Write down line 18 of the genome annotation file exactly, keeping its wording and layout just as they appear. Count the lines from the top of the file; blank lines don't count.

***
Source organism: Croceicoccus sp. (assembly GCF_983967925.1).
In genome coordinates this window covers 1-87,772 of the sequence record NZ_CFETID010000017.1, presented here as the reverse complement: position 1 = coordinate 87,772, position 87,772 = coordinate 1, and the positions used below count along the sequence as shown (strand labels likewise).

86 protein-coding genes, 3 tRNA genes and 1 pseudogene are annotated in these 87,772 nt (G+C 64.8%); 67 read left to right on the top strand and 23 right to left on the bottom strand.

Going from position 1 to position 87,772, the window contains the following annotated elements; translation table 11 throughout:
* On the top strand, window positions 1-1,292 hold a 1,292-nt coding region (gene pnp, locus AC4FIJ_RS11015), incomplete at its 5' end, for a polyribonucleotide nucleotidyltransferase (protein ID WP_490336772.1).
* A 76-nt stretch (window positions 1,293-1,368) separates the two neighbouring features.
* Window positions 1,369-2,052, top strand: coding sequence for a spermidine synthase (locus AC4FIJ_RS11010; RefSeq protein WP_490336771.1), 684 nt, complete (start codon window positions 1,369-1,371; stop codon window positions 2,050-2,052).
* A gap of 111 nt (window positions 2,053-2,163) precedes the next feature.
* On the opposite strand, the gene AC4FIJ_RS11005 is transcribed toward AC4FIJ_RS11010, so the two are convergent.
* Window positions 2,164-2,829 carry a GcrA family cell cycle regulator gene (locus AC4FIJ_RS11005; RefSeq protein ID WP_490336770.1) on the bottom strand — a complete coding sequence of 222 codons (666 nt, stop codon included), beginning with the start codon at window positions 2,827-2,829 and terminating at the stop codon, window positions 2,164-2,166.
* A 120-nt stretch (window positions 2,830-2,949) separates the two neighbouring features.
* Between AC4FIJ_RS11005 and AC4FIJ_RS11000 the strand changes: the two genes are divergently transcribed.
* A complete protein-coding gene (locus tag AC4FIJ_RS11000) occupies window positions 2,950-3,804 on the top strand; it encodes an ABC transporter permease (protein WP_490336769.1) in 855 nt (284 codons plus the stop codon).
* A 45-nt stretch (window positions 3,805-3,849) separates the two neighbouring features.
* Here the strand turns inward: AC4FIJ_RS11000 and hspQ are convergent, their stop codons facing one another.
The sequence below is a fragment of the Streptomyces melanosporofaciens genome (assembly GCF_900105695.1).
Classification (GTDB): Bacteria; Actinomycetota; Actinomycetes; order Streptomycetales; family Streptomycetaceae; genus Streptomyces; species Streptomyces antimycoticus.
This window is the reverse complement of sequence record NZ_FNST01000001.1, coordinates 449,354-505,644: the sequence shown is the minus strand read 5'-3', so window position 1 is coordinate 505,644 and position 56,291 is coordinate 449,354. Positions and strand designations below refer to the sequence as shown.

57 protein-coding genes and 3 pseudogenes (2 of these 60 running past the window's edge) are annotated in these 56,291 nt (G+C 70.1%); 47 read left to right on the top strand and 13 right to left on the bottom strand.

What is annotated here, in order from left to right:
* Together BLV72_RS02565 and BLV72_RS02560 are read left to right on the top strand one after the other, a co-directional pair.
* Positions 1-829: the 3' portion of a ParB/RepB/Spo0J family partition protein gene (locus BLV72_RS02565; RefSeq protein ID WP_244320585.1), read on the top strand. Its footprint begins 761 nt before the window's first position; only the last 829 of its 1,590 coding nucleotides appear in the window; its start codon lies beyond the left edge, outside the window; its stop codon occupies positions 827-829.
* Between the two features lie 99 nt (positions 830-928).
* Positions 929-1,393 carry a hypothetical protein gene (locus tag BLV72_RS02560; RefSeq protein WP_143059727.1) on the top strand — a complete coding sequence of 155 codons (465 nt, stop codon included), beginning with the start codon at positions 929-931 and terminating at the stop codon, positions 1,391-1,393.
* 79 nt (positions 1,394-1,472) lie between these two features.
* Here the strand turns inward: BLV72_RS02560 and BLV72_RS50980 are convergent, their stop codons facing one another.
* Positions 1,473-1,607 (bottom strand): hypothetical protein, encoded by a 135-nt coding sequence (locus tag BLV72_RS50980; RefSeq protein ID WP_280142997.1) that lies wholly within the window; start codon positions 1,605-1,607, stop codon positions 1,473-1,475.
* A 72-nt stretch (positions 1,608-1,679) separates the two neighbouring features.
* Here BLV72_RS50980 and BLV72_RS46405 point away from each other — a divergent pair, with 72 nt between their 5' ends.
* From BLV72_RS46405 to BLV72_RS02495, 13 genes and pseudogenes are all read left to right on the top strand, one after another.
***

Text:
This window is the reverse complement of sequence record NZ_FNST01000001.1, coordinates 449,354-505,644: the sequence shown is the minus strand read 5'-3', so window position 1 is coordinate 505,644 and position 56,291 is coordinate 449,354. Positions and strand designations below refer to the sequence as shown.